By Dawn M. Aerts
Iron County Today
CEDAR CITY–In the Special Collections Room at the Gerald R. Sherratt Library at Southern Utah University, you will find more than history, periodicals, compiled letters or volumes of books from the past, said Paula Mitchell, Librarian and specialist in archival research.
For Mitchell, and the many visitors who spend time in her collection, there are countless ‘treasures’ waiting to be discovered in family folders and little-known files and papers that are part of a hands-on and digital-based, online library at (SUU).
“Most of this collection is tied to this region and our communities,” said Mitchell of the ornate rooms that surround a centerpiece of work desks and walls that feature the portraits of noteworthy personalities from the past. “You’ll find writing and articles on the Mountain Meadows massacre, the pioneer trails and the Pony Express.”
The collection is vast, with deposits of books and periodicals focused on everything from the Spanish Trail, and the Southern Paiute Tribe of Utah, to Shakespearean books and period material on the LDS Church. According to Mitchell, it was Tom Challis and Inez Cooper who organized, gleaned and collected history from across campus and the community back in 1962 – that led to this ‘Collection.’
“There are roughly 246,546 volumes here, a circulation of 62,665 items per year, that serves a full-time student population of up to 10,000,” said Mitchell of her work, “And over the past decade we have been able to capture (digitized photos) online of roughly 40,000 images specific to this area.”
Mitchell, who is a native of Cedar City, says her own interest in the world of books, documents, archives and reading came about through her own parents: her father, a personnel director and an accountant at SUU until his retirement in 1994; and her mother, who served as a third-grade teacher at East Elementary school.
“I was always intrigued with the early SUU campus and the history here,” said Mitchell, who earned a Bachelor of Science degree at SUU and a Master’s degree at the University of North Texas in 2004. “My husband and I left for some time while I taught second grade in Montana. When we returned, I didn’t want to re-certify as a teacher, but instead decided to take a position at the Library.”
According to Mitchell, she fell in love with the process of organizing, filing and record-keeping and decided at the urging of a friend to pursue an archival management course through Rutgers University in New Jersey. “I have to say that taking this course, and later, accepting a position as Special Collections Librarian, was like coming home. It was a natural fit for me.”
She credits Janet Seegmiller with her faithful work as a special collections coordinator and the work of Matthew Nickerson, who began the lengthy and complex process of linking the physical materials and records to an online catalogue that is well-organized and indexed with ongoing work to include and expand on collections and images.
Mitchell has worked with many visitors, fervent researchers and writers over the past few years.
“There were a number of outstanding projects that began here,” said Mitchell of Josh LaMore’s “Beauty Beyond Telling, The Story of Cedar Breaks; the James Aton book “The Art and Life of Jimmie Jones;” and the writing “Mountain Meadow Massacre” by Richard E. Turley.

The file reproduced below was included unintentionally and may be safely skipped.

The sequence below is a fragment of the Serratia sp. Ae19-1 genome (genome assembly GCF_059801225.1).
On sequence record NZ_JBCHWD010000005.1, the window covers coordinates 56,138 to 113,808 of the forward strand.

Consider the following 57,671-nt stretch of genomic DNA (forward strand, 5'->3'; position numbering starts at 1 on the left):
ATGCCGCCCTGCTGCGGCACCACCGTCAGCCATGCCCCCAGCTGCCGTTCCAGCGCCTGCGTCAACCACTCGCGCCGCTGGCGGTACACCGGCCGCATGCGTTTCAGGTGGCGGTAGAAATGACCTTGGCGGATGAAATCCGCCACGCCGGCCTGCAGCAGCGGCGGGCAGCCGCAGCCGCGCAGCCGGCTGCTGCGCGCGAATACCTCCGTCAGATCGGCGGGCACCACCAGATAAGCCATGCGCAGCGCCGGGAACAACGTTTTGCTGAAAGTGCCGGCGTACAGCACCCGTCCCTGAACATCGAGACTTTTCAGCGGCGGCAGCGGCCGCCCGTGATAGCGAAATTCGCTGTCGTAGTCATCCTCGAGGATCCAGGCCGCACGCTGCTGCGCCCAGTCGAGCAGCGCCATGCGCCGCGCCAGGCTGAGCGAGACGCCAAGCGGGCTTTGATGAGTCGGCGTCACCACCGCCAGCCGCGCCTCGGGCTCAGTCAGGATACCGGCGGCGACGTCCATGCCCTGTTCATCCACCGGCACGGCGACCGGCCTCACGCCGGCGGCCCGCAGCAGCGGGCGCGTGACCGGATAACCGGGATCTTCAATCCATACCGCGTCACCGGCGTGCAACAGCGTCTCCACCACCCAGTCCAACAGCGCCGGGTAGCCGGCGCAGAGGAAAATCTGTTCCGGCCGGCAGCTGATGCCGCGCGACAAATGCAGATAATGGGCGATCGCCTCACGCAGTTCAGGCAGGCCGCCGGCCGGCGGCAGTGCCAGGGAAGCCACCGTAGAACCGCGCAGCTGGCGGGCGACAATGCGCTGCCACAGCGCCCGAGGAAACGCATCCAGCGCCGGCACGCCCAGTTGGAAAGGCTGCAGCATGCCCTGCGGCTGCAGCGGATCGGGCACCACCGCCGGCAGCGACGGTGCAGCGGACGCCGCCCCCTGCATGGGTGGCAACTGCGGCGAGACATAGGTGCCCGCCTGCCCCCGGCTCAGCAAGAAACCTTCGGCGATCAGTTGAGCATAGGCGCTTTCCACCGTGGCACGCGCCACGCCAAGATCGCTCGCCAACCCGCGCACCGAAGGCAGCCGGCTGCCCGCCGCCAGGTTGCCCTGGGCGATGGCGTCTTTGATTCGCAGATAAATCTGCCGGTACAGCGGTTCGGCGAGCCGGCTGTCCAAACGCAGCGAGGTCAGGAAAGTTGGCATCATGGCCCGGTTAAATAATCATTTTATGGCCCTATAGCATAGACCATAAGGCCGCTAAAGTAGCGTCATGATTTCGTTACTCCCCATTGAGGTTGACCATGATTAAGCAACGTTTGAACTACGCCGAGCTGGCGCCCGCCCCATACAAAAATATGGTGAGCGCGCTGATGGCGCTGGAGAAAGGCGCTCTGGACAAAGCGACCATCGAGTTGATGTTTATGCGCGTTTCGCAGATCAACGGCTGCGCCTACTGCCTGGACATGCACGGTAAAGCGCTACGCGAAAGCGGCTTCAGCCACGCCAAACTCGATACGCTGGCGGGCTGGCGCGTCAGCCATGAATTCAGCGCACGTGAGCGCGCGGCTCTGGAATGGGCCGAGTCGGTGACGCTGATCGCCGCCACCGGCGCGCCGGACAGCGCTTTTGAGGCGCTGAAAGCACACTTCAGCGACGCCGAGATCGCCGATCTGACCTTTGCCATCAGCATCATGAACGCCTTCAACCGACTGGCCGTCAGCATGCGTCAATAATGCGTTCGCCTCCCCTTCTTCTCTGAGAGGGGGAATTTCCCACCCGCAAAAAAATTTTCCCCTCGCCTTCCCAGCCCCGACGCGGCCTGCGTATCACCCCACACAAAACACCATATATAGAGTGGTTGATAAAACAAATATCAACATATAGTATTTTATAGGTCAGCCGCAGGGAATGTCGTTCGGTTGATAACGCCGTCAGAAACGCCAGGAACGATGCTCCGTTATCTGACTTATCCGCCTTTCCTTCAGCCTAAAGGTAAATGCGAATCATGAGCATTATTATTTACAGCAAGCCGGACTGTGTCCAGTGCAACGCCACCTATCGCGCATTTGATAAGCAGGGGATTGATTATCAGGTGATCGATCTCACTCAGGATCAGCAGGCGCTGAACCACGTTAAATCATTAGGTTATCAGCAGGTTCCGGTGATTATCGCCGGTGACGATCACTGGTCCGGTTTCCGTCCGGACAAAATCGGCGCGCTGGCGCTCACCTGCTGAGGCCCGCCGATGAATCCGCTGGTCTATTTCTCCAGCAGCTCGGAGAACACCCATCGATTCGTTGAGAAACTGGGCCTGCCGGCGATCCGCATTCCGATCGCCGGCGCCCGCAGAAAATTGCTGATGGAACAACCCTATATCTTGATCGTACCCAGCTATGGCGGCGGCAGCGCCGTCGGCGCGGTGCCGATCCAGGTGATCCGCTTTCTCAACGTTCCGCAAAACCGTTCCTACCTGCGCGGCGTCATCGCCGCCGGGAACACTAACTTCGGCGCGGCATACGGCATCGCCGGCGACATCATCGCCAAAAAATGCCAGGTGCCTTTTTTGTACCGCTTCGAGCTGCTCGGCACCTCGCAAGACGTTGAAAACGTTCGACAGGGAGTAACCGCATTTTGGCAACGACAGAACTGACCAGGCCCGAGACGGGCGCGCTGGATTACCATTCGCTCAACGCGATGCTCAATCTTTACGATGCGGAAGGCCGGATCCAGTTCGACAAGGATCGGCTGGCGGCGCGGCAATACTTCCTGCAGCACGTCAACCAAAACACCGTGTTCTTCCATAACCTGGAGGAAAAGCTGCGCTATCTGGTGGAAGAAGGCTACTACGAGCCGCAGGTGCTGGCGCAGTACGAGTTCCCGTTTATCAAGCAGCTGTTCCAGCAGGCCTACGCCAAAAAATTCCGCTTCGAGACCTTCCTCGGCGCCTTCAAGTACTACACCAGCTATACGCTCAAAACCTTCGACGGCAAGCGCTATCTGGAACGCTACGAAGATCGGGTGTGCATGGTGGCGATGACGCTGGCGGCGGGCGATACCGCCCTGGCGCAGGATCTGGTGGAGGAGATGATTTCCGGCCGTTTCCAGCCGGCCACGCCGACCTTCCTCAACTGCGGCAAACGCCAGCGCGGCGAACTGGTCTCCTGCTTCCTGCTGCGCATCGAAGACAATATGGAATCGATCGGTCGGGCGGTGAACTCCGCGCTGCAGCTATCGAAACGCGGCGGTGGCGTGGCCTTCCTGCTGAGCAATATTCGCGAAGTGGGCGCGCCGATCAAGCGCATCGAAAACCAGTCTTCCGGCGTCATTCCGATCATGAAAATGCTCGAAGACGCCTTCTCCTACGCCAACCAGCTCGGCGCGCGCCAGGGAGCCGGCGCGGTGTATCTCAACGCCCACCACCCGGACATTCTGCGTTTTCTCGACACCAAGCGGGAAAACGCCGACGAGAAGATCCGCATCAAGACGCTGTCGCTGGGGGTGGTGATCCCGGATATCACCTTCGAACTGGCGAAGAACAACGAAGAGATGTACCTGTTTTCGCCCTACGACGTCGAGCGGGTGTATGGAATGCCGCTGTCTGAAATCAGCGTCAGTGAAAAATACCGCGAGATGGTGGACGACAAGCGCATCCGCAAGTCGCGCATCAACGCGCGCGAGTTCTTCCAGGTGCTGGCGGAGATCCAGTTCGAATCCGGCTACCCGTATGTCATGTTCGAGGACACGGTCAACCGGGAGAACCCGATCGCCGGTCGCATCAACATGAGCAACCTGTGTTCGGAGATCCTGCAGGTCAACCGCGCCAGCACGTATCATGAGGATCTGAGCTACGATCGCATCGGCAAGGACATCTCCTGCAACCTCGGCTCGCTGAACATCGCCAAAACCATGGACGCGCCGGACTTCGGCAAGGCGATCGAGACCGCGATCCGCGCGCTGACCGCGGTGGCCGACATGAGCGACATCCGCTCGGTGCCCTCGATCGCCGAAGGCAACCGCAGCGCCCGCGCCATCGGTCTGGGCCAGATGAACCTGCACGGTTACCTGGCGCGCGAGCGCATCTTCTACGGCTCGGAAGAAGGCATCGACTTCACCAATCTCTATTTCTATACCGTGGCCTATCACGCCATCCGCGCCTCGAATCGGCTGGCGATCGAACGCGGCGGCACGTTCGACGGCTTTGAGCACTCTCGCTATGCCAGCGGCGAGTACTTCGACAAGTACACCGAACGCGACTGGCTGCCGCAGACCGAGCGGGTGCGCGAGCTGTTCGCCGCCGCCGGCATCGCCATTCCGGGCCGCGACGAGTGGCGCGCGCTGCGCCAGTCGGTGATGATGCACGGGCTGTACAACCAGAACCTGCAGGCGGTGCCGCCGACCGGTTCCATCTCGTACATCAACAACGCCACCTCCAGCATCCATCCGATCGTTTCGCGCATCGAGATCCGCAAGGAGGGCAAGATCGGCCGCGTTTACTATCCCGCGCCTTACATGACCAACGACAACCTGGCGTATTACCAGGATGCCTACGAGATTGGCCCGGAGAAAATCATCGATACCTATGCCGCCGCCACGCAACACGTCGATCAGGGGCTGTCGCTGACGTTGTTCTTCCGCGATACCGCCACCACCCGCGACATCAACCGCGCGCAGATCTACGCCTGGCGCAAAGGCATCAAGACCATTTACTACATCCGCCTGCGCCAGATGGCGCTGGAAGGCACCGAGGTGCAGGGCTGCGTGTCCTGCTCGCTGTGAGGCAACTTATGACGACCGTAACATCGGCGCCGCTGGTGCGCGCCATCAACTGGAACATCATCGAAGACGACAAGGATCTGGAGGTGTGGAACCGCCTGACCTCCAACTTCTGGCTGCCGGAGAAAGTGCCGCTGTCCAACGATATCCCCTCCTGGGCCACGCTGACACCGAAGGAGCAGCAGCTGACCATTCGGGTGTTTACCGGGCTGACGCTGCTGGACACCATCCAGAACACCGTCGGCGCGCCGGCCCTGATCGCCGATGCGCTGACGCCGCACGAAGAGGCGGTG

She said it is common for families to share and offer memoirs, journals, and records that pertain to the earliest history of Iron County and their own community. “You never know… as you’re preserving a certain folder of papers or file, how of this story may become not only useful but valuable to a future visitor or writer,” said Mitchell.
Her days are kept full in accommodating research requests, pondering old and newly acquired documents, as well as caring for the collection that falls under her care.
“I and others at SUU ‘dabble’ in some of the genealogy that comes our way,” said Mitchell. “The family documents can come from surrounding counties, from people who have lived in Beaver, Kane, Garfield and Iron County all of their lives.”
This, said Mitchell, is more than a repository of books and records.
“This collection includes wonderful information on Zion National Park and Cedar Breaks, the history of the college (the Branch Normal School, circa 1897) and we’re now working on student newspapers from the 1990’s,” she said. “So I find that each day is different, in a place where you can find many ‘treasures’ from the past.”
According to Mitchell the world of technology has intersected with history. “You don’t have to travel to a place any longer. You can sit in your home and access all of these things — there is a window wide open in time, and a researcher or visitor will find what they may be searching for or something they never expected to find.”
Visitors to the Special Collections Room will find family legacies and the roots of a community at their fingertips. “Research takes time, so I like to see people who are prepared to spend a few hours, or days, and will take the opportunity to ponder their course, and goals,” said Mitchell of the job that feels like home.
“We are ready to help, to answer the questions, to find the material, or the treasure trove. But do your homework.”
Photo Caption: Paula Mitchell, Assistant Professor, Special Collections Librarian is at home at the Gerald R. Sherratt Library (SUU) where she assists visitors and researchers with questions and information on the historical roots of families, communities and surrounding counties (regional). For information about the Iron County Historical Society events, or for Special Collections Research questions, firstname.lastname@example.org, or 435-586-7976.